Microsoft Office, Windows Details Leak

Codenamed "Office 16," the next version will reportedly include the "Tell Me" tool to save users time digging through menus.

Michael Endler, Associate Editor,

September 20, 2014

4 Min Read
Latest Windows leak: new Start menu could change colors to match the desktop background. (Source: PCPortal)

Robots Rising: 7 Real-Life Roles

Robots Rising: 7 Real-Life Roles

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Details about unreleased Microsoft products leak online almost daily, but most of the recent rumors have revolved around the next version of Windows. That trend continued this week, but for the first time in months, details about the next version of Office have emerged, too.

When Microsoft launched Office 365 Home Premium in January 2013, it promised subscribers would get immediate access to all the latest Office releases. Since then, the Office team has been active, filling out its presence on iOS and Android, and launching intriguing enterprise apps such as Delve. But since launching Home Premium, Microsoft has left its familiar Office products for Windows PCs relatively unchanged.          

Crediting sources familiar with Microsoft's plans, the website The Verge, which has a good record for pre-release Microsoft information, published alleged screenshots of the next version of Office for PCs. The images reportedly came from a private technical preview Microsoft is running to test the new software. Microsoft has said it has nothing to share regarding the screenshots.

[Once you get past the hefty download, Apple's latest OS promises a richer, more open mobile experience. Read iOS 8 Points To Apple's Future.]

According to the report, the new Office, reportedly codenamed "Office 16," will maintain the "ribbon" interface but integrate several iterative enhancements. These additions will reportedly include the "Tell Me" tool already present in Office Online. Tell Me allows users to quickly ask how to complete a certain task without digging aimlessly through Office's numerous menus. If a user types, "How do I insert a photo?" or even "insert photo," for instance, Tell Me presents the instructions.

Other new features allegedly will include an image auto-rotation tool that uses camera metadata to properly orient photos imported into Office docs. Office will also include a "black" theme in addition to the current white, light gray, and dark gray options.

Outlook also reportedly will gain the ability to sync email in one-, three-, seven-, or 14-day chunks. Down from a minimum of one month in the current version, this extra flexibility could help people with limited storage space do a better job of managing their email. Many of the cheapest Windows tablets and notebooks come with only 64 GB, and some carry as little as 16 GB. Microsoft has already been emphasizing its OneDrive cloud storage as a way to make these storage-limited devices more flexible. The alleged new Office feature will only help.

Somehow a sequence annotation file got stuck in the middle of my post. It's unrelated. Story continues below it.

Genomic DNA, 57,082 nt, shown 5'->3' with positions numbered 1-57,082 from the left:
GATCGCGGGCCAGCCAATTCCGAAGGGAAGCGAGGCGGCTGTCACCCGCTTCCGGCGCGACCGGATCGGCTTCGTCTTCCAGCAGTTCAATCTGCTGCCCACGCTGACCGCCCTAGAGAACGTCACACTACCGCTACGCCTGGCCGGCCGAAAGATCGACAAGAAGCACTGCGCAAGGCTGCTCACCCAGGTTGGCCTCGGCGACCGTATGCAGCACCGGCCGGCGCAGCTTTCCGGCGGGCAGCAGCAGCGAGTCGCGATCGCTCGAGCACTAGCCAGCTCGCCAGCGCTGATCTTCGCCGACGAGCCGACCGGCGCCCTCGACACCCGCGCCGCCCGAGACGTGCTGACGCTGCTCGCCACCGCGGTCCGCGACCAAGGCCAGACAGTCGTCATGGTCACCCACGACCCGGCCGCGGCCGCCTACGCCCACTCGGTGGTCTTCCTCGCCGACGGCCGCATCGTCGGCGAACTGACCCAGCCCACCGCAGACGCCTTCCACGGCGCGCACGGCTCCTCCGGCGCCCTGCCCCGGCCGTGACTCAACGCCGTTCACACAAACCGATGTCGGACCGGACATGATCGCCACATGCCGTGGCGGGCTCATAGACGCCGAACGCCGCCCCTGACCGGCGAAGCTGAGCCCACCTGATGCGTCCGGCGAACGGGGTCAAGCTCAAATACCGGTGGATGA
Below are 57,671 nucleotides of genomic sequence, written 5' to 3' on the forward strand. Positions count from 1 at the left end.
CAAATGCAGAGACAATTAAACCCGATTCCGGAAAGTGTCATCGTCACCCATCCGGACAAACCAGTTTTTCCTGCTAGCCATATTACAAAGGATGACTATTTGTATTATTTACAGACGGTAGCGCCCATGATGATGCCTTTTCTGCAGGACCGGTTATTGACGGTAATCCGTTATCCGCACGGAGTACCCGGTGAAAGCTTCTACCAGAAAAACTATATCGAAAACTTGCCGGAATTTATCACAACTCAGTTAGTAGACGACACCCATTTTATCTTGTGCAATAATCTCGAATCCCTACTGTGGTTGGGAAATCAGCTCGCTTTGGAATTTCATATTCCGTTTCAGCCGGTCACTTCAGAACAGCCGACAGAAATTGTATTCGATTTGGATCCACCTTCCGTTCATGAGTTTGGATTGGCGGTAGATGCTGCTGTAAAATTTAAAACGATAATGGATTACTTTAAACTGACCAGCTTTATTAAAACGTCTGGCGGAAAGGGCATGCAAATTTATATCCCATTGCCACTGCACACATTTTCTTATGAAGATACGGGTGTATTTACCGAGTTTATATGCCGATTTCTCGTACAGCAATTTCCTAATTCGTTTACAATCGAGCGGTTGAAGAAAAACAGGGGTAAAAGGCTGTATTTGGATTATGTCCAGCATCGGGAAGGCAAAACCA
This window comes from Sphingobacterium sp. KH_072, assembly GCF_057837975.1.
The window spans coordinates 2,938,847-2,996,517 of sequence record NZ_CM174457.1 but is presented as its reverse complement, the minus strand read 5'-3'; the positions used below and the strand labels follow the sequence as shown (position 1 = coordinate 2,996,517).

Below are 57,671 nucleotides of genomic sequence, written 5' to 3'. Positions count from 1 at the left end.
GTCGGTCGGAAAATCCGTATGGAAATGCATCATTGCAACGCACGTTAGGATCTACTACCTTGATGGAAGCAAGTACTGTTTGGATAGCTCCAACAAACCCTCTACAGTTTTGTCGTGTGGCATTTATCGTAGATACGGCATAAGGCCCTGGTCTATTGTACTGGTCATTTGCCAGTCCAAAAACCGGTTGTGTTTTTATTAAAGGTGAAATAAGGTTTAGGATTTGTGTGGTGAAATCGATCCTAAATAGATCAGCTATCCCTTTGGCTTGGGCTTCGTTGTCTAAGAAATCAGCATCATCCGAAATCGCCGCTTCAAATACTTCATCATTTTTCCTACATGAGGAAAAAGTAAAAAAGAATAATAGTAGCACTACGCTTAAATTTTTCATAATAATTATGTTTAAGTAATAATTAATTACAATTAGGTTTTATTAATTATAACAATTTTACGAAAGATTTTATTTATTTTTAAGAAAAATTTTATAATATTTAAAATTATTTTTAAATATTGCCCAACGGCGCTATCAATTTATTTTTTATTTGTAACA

Citing unnamed sources, the website ZDNet corroborated The Verge's report, and added that Office 16 will include other changes aimed at enterprise users. These reportedly include changes to the Excel Data Model, and new ways to easily attach or share recently used both locally stored files and those in OneDrive. The site also said Microsoft might launch a public preview of Office 2016 this fall, with final release slated for the spring. A touch-first version of Office for Windows tablets, codenamed "Gemini," is expected around the same time. It's unclear if a new version of Office for Macs, which hasn't been updated since 2010, is also imminent.

As for the newest Windows leak, it doesn't add much to the flurry of screenshots and videos that recently appeared online. The one new piece of information: Windows 9 (a.k.a. Windows Threshold) will allow users to match the Start menu's color theme to the desktop wallpaper.

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About the Author(s)

Michael Endler

Associate Editor,

Michael Endler joined InformationWeek as an associate editor in 2012. He previously worked in talent representation in the entertainment industry, as a freelance copywriter and photojournalist, and as a teacher. Michael earned a BA in English from Stanford University in 2005 and, pending the completion of a long-gestating thesis, will hold an MA in Cinema Studies from San Francisco State.

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